I'm not a big fan of action movies. They tend to focus on violence and killing as many people as possible in the most original ways, but a select few have more depth. Taken falls into the latter category.
Why is it so good?
If you had told me that a 56-year-old actor would make one of the best action movies I've ever seen, I would have laughed and thought how bad Roger Moore's version of James Bond was in A View to a Kill and Octopussy. Action movies often feature actors who look the part, but who can't really act. Arnold Schwarzenegger springs to mind. Liam Neeson changes all that with this one performance. He doesn't look like he could take on the world, but his acting ability is so good that he convinces you that he's capable of everything he does in the movie.
Bryan Mills (Neeson) used to work for the government as a CIA operative. He still associates with friends from his previous job, but he's given up that career in an attempt to get closer to his daughter, Kim (Maggie Grace). She lives with his ex-wife, Lenore (Famke Janssen), and her rich stepfather. When Mills takes Kim a thoughtful gift on her seventeenth birthday, her stepfather gives her a horse. Mills doesn't seem to have a chance of winning her respect. What's more, Lenore apparently hates him.
Mills is given another chance to make a connection with Kim when she asks him to sign a consent form so that she can leave the country for a vacation. As she's 17, she needs the permission of both parents. Mills isn't happy about the idea. He's seen a lot of criminal activity in his former line of work and understands the dangers involved. Is he just being paranoid? His dire warnings seem exaggerated, but we soon see that they are justified.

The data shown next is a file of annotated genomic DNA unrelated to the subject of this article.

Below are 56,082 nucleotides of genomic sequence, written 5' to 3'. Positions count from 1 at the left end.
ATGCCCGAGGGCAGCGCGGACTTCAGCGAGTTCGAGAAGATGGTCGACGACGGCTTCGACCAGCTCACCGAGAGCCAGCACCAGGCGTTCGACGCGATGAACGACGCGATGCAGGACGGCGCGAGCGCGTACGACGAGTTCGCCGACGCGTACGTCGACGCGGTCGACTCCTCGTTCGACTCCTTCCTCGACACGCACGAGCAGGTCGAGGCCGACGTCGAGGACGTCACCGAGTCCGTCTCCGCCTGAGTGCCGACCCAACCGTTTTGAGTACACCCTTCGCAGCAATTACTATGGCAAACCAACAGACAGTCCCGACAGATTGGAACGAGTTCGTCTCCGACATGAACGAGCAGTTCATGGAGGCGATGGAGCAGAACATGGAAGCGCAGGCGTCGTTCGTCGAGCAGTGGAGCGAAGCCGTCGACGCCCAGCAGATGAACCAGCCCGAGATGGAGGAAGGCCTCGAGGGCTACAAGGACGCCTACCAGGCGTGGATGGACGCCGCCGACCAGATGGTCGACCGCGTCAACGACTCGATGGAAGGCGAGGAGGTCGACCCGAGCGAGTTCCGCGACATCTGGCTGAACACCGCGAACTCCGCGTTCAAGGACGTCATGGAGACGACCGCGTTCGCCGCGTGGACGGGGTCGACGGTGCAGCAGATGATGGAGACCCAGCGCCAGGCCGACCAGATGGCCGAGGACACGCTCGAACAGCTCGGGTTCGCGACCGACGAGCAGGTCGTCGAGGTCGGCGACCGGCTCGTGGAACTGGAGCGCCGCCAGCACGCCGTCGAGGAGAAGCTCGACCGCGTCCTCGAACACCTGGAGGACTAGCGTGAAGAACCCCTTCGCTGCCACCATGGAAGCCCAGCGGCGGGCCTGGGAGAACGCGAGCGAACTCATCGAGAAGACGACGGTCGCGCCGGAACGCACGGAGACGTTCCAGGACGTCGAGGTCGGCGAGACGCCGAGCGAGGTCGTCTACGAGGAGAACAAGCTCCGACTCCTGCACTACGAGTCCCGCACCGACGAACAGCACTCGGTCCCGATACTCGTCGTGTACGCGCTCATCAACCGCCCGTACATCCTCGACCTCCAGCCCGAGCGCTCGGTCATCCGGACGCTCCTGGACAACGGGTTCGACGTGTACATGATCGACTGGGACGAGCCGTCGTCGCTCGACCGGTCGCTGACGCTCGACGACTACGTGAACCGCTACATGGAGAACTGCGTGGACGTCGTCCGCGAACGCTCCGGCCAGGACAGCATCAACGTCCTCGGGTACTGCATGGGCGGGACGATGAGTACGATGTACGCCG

Kim goes to Paris with her 19-year-old friend and trusts everyone she meets. The day she arrives, an Albanian gang take her and her friend captive. We learn that they intend to control her through drugs and turn her into a prostitute, or perhaps even sell her to a willing buyer.
Perhaps the best moment in the movie is when Mills talks to Kim's captor on her phone:
"I don't know who you are. I don't know what you want. If you are looking for ransom, I can tell you I don't have money. But what I do have are a very particular set of skills; skills I have acquired over a very long career. Skills that make me a nightmare for people like you. If you let my daughter go now, that'll be the end of it. I will not look for you, I will not pursue you. But if you don't, I will look for you, I will find you, and I will kill you."
He says it with absolute conviction.
I won't give away any more of the story. That setup takes around 25 minutes. If I have done a good job, perhaps you can understand why Taken is different. Mills is real. We understand his motives for giving up his job. When Kim is taken, we start to see some of the skills he claims to possess.
If she was your daughter, how would you react? What if you had the requisite skills to seek her out yourself? Is there anything you wouldn't do to save her?
Director Pierre Morel doesn't waste a single minute. At 93 minutes, the movie is lean and the action rarely allows us time to breathe once Mills kicks into action. He's a relentless killing machine, but, unlike most action heroes, his abilities seem authentic. To make things seem even more urgent, we experience everything from his point of view. Expect to see plenty of fast cuts during chase scenes, just as you would in The Bourne Trilogy.
It's easy to root for Mills because of the strong characterization. Neeson excels in this role and carries the movie throughout. I wonder if we'll start to see other good actors cast in action roles as a result? Taken is an enjoyable thrill ride with almost endless replay value.